IDEAS home Printed from
MyIDEAS: Log in (now much improved!) to save this paper

Drivers and Barriers to Innovation in the Food Processing Industry Continued. A Comparison of the Netherlands and the Shanghai Region in China

Listed author(s):
  • Fortuin, Frances T.J.M.
  • Omta, S.W.F. (Onno)
Registered author(s):

    This paper aims at comparing the innovative potential of leading food processing companies in emerging and developed economies. We asked ourselves how the clearly differing economic and social conditions of two areas that are only comparable in terms of their number of inhabitants (about 16 to 18 million), namely a fast growing emerging economy (the Shanghai area in China) and a developed economy (The Netherlands) affect competitiveness and innovation of their leading prospector companies. Our study population consisted of 31 respondents (CEOs, CTOs and R&D directors) from 18 leading prospector companies in the food processing industry: nine in the Netherlands and nine in Shanghai. We focus on how the combination of external forces exerted by actors in the network (competitors, suppliers and buyers) and internal forces (especially innovation capabilities) affect competitiveness and innovation performance of these companies. A 52-item research questionnaire, based on industrial organization theory and the Resource-Based-View, was designed for this study, including quantitative questions on innovative input and output and business performance, and qualitative questions about competitive pressure and the quality of the innovation process. Interesting findings are that both innovative as well as business performance are predominantly related to the companies’ internal (innovation) capabilities. As expected, clear differences between Chinese and Dutch companies were found regarding the external forces as well as in the internal capabilities they deploy to survive The pressure from the external environment, especially the power of buyers and the threat of new entrants is clearly felt more strongly by the Dutch companies than by their Chinese counterparts. The Chinese companies report to significantly use more KPI’s to monitor the R&D process, whereas the Dutch companies are significantly more active in stimulating an innovative culture. Interestingly, however, neither of these differences leads to significant differences in business or innovation performance between the two groups in our study. The answer to the question whether agri-food companies in developed economies still have a competitive edge compared to those in emerging economies, such as China that emerges from the data collected so far points in the direction of the disappearance of the traditional advantage of the companies from developed economies: no significant differences could be found neither in innovation performance, nor in business performance among the companies from the Netherlands and the Shanghai region in China.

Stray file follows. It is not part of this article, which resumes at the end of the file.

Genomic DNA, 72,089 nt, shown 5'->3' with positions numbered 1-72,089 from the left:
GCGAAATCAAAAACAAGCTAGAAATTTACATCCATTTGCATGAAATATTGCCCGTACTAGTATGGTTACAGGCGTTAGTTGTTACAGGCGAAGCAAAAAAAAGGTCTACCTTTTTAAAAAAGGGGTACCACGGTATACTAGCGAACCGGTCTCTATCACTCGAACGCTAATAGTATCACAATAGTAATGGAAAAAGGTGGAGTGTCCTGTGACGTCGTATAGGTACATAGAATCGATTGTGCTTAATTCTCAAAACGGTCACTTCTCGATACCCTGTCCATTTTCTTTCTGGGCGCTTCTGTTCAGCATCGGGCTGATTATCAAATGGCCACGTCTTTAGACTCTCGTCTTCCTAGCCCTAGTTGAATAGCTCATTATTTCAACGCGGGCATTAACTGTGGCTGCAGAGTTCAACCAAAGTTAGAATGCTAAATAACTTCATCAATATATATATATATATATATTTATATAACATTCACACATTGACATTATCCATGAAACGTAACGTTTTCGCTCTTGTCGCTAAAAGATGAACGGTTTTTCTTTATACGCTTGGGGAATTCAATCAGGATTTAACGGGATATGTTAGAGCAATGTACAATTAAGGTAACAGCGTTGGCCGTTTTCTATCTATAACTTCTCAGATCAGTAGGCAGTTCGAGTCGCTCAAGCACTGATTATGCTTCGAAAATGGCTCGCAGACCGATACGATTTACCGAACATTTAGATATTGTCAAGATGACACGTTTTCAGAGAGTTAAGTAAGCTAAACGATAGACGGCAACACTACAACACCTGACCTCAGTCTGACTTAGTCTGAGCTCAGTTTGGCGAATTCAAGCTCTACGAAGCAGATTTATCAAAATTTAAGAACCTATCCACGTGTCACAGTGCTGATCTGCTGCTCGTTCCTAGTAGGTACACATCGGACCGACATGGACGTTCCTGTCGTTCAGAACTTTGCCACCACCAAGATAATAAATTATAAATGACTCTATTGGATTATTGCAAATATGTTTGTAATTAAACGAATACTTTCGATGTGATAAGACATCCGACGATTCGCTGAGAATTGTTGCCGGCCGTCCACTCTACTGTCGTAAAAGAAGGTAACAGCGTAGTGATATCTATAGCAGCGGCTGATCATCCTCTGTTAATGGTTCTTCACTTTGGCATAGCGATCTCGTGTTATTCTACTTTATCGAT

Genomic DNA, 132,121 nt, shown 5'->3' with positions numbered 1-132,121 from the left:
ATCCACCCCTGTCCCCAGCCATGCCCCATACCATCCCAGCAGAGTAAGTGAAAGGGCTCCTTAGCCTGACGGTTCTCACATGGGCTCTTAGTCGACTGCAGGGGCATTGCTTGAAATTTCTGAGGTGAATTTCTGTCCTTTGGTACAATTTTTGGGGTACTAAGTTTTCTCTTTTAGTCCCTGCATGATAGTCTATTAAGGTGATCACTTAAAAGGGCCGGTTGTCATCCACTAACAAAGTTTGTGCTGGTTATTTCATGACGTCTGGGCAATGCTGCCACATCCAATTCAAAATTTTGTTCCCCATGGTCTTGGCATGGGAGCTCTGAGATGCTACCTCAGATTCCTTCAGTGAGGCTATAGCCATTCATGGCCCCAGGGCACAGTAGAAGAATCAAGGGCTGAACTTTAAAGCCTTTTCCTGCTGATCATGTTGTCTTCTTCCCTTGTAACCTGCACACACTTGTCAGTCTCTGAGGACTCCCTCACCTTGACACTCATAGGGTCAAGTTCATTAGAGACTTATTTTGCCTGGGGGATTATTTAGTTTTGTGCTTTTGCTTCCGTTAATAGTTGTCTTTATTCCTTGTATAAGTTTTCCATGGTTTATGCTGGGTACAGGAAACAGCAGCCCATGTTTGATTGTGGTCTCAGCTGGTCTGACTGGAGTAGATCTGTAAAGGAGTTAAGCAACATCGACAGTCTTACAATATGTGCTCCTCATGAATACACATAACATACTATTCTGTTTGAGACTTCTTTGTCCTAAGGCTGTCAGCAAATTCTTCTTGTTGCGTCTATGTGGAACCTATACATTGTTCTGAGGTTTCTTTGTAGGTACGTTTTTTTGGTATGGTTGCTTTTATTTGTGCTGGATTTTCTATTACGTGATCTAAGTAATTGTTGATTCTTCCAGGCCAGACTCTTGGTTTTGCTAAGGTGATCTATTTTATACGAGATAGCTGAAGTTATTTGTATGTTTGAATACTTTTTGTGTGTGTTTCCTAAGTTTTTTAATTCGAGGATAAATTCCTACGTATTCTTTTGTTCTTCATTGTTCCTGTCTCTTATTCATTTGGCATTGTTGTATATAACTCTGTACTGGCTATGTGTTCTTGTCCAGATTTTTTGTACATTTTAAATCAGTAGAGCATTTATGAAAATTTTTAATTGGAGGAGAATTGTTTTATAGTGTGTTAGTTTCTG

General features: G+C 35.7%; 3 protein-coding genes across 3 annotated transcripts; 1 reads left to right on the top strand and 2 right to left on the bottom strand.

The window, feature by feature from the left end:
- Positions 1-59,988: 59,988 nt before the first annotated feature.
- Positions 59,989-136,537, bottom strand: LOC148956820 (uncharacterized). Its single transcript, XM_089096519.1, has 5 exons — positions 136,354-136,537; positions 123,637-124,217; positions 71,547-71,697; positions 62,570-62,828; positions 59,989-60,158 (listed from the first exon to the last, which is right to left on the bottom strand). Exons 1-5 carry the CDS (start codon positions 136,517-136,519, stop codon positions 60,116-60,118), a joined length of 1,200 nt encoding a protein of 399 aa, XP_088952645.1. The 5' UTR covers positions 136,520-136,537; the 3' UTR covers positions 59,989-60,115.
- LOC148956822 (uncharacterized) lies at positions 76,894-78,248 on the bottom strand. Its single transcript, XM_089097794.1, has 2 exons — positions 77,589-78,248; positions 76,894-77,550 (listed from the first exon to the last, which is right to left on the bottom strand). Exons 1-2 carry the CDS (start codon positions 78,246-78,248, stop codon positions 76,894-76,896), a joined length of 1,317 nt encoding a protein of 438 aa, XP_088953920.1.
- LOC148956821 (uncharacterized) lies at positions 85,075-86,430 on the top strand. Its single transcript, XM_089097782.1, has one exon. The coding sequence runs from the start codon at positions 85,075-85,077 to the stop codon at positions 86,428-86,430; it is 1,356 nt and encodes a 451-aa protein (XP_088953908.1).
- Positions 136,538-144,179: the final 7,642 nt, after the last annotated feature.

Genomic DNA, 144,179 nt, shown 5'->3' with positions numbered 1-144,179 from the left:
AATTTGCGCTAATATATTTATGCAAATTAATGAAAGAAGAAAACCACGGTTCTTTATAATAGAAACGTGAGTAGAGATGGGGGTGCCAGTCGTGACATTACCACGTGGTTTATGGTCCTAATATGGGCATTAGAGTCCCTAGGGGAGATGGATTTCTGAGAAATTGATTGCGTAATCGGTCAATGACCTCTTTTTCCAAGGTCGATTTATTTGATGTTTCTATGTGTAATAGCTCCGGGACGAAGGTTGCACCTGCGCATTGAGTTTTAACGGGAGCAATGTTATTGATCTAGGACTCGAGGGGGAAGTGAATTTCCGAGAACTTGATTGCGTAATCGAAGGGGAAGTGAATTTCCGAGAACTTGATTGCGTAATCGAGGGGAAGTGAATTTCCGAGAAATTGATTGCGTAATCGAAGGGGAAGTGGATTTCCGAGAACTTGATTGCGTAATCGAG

If you experience problems downloading a file, check if you have the proper application to view it first. In case of further problems read the IDEAS help page. Note that these files are not on the IDEAS site. Please be patient as the files may be large.

    File URL:
    Download Restriction: no

    Paper provided by International European Forum on System Dynamics and Innovation in Food Networks in its series 2009 International European Forum, February 15-20, 2009, Innsbruck-Igls, Austria with number 59198.

    in new window

    Date of creation: Oct 2009
    Handle: RePEc:ags:iefi09:59198
    Contact details of provider: Web page:

    No references listed on IDEAS
    You can help add them by filling out this form.

    This item is not listed on Wikipedia, on a reading list or among the top items on IDEAS.

    When requesting a correction, please mention this item's handle: RePEc:ags:iefi09:59198. See general information about how to correct material in RePEc.

    For technical questions regarding this item, or to correct its authors, title, abstract, bibliographic or download information, contact: (AgEcon Search)

    If you have authored this item and are not yet registered with RePEc, we encourage you to do it here. This allows to link your profile to this item. It also allows you to accept potential citations to this item that we are uncertain about.

    If references are entirely missing, you can add them using this form.

    If the full references list an item that is present in RePEc, but the system did not link to it, you can help with this form.

    If you know of missing items citing this one, you can help us creating those links by adding the relevant references in the same way as above, for each refering item. If you are a registered author of this item, you may also want to check the "citations" tab in your profile, as there may be some citations waiting for confirmation.

    Please note that corrections may take a couple of weeks to filter through the various RePEc services.

    This information is provided to you by IDEAS at the Research Division of the Federal Reserve Bank of St. Louis using RePEc data.